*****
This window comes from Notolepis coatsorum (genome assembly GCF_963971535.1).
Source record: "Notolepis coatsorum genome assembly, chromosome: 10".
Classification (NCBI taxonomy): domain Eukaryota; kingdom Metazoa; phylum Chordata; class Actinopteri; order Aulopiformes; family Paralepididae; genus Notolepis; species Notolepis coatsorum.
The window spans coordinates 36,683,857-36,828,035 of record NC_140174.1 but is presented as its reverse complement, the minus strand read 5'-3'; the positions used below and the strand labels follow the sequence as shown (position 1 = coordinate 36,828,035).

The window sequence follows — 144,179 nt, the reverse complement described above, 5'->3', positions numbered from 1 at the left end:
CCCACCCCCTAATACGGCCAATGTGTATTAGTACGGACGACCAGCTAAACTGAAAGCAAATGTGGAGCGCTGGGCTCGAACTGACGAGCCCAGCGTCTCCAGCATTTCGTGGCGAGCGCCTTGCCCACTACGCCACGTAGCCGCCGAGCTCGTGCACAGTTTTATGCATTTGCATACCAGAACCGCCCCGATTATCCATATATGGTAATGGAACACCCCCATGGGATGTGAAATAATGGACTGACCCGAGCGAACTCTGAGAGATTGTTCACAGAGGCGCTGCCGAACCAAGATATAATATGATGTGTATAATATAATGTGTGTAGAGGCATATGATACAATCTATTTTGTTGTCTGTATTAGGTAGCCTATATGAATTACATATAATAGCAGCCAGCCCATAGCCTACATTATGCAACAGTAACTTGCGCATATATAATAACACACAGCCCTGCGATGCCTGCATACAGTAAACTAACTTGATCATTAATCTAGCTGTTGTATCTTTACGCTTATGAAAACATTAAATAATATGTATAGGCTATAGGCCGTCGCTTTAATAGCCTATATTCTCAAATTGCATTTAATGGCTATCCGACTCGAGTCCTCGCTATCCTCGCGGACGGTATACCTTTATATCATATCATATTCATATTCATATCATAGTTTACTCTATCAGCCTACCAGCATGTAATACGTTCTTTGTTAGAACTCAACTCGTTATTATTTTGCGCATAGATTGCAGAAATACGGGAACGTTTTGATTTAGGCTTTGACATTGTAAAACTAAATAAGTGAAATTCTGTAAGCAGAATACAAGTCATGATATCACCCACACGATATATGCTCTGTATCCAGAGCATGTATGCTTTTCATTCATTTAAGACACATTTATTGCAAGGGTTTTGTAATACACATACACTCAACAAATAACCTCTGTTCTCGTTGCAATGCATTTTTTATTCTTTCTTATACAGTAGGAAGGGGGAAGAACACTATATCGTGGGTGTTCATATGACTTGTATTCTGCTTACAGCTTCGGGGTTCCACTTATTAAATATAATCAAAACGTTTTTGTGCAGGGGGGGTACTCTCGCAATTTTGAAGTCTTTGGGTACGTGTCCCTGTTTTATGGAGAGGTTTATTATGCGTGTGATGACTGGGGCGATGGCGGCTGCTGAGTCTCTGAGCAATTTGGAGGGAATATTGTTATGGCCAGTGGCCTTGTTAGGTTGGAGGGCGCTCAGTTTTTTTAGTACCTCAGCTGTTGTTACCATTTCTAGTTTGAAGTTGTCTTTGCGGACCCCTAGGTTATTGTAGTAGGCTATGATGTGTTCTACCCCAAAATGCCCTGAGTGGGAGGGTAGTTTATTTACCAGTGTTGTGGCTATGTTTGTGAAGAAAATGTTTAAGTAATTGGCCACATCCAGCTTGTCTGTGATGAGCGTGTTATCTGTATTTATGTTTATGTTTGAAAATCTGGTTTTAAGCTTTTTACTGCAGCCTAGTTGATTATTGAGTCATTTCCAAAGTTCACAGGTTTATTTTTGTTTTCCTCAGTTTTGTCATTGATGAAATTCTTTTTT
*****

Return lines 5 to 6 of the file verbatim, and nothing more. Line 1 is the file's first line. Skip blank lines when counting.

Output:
The window sequence follows — 144,179 nt, the reverse complement described above, 5'->3', positions numbered from 1 at the left end:
CCCACCCCCTAATACGGCCAATGTGTATTAGTACGGACGACCAGCTAAACTGAAAGCAAATGTGGAGCGCTGGGCTCGAACTGACGAGCCCAGCGTCTCCAGCATTTCGTGGCGAGCGCCTTGCCCACTACGCCACGTAGCCGCCGAGCTCGTGCACAGTTTTATGCATTTGCATACCAGAACCGCCCCGATTATCCATATATGGTAATGGAACACCCCCATGGGATGTGAAATAATGGACTGACCCGAGCGAACTCTGAGAGATTGTTCACAGAGGCGCTGCCGAACCAAGATATAATATGATGTGTATAATATAATGTGTGTAGAGGCATATGATACAATCTATTTTGTTGTCTGTATTAGGTAGCCTATATGAATTACATATAATAGCAGCCAGCCCATAGCCTACATTATGCAACAGTAACTTGCGCATATATAATAACACACAGCCCTGCGATGCCTGCATACAGTAAACTAACTTGATCATTAATCTAGCTGTTGTATCTTTACGCTTATGAAAACATTAAATAATATGTATAGGCTATAGGCCGTCGCTTTAATAGCCTATATTCTCAAATTGCATTTAATGGCTATCCGACTCGAGTCCTCGCTATCCTCGCGGACGGTATACCTTTATATCATATCATATTCATATTCATATCATAGTTTACTCTATCAGCCTACCAGCATGTAATACGTTCTTTGTTAGAACTCAACTCGTTATTATTTTGCGCATAGATTGCAGAAATACGGGAACGTTTTGATTTAGGCTTTGACATTGTAAAACTAAATAAGTGAAATTCTGTAAGCAGAATACAAGTCATGATATCACCCACACGATATATGCTCTGTATCCAGAGCATGTATGCTTTTCATTCATTTAAGACACATTTATTGCAAGGGTTTTGTAATACACATACACTCAACAAATAACCTCTGTTCTCGTTGCAATGCATTTTTTATTCTTTCTTATACAGTAGGAAGGGGGAAGAACACTATATCGTGGGTGTTCATATGACTTGTATTCTGCTTACAGCTTCGGGGTTCCACTTATTAAATATAATCAAAACGTTTTTGTGCAGGGGGGGTACTCTCGCAATTTTGAAGTCTTTGGGTACGTGTCCCTGTTTTATGGAGAGGTTTATTATGCGTGTGATGACTGGGGCGATGGCGGCTGCTGAGTCTCTGAGCAATTTGGAGGGAATATTGTTATGGCCAGTGGCCTTGTTAGGTTGGAGGGCGCTCAGTTTTTTTAGTACCTCAGCTGTTGTTACCATTTCTAGTTTGAAGTTGTCTTTGCGGACCCCTAGGTTATTGTAGTAGGCTATGATGTGTTCTACCCCAAAATGCCCTGAGTGGGAGGGTAGTTTATTTACCAGTGTTGTGGCTATGTTTGTGAAGAAAATGTTTAAGTAATTGGCCACATCCAGCTTGTCTGTGATGAGCGTGTTATCTGTATTTATGTTTATGTTTGAAAATCTGGTTTTAAGCTTTTTACTGCAGCCTAGTTGATTATTGAGTCATTTCCAAAGTTCACAGGTTTATTTTTGTTTTCCTCAGTTTTGTCATTGATGAAATTCTTTTTT